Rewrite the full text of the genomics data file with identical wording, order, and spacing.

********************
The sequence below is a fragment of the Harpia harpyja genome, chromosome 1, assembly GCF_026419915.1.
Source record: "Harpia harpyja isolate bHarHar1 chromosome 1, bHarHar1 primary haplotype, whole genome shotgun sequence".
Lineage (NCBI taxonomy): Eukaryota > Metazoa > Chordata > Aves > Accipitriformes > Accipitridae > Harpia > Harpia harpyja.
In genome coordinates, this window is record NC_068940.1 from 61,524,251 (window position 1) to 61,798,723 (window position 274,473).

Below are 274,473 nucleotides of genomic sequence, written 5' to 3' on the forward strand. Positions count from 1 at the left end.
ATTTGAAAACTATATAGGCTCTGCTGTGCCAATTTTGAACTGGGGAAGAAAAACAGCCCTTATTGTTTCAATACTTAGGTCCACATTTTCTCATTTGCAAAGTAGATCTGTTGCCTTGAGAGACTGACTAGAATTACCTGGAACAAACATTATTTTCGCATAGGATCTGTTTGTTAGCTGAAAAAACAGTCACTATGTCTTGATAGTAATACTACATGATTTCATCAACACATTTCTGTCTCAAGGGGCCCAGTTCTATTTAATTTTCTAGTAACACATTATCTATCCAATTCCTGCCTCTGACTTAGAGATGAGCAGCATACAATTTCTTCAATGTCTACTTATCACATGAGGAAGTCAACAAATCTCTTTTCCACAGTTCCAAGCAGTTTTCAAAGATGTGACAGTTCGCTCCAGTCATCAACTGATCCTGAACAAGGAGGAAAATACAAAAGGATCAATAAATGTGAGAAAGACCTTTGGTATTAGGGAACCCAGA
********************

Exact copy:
The sequence below is a fragment of the Harpia harpyja genome, chromosome 1, assembly GCF_026419915.1.
Source record: "Harpia harpyja isolate bHarHar1 chromosome 1, bHarHar1 primary haplotype, whole genome shotgun sequence".
Lineage (NCBI taxonomy): Eukaryota > Metazoa > Chordata > Aves > Accipitriformes > Accipitridae > Harpia > Harpia harpyja.
In genome coordinates, this window is record NC_068940.1 from 61,524,251 (window position 1) to 61,798,723 (window position 274,473).

Below are 274,473 nucleotides of genomic sequence, written 5' to 3' on the forward strand. Positions count from 1 at the left end.
ATTTGAAAACTATATAGGCTCTGCTGTGCCAATTTTGAACTGGGGAAGAAAAACAGCCCTTATTGTTTCAATACTTAGGTCCACATTTTCTCATTTGCAAAGTAGATCTGTTGCCTTGAGAGACTGACTAGAATTACCTGGAACAAACATTATTTTCGCATAGGATCTGTTTGTTAGCTGAAAAAACAGTCACTATGTCTTGATAGTAATACTACATGATTTCATCAACACATTTCTGTCTCAAGGGGCCCAGTTCTATTTAATTTTCTAGTAACACATTATCTATCCAATTCCTGCCTCTGACTTAGAGATGAGCAGCATACAATTTCTTCAATGTCTACTTATCACATGAGGAAGTCAACAAATCTCTTTTCCACAGTTCCAAGCAGTTTTCAAAGATGTGACAGTTCGCTCCAGTCATCAACTGATCCTGAACAAGGAGGAAAATACAAAAGGATCAATAAATGTGAGAAAGACCTTTGGTATTAGGGAACCCAGA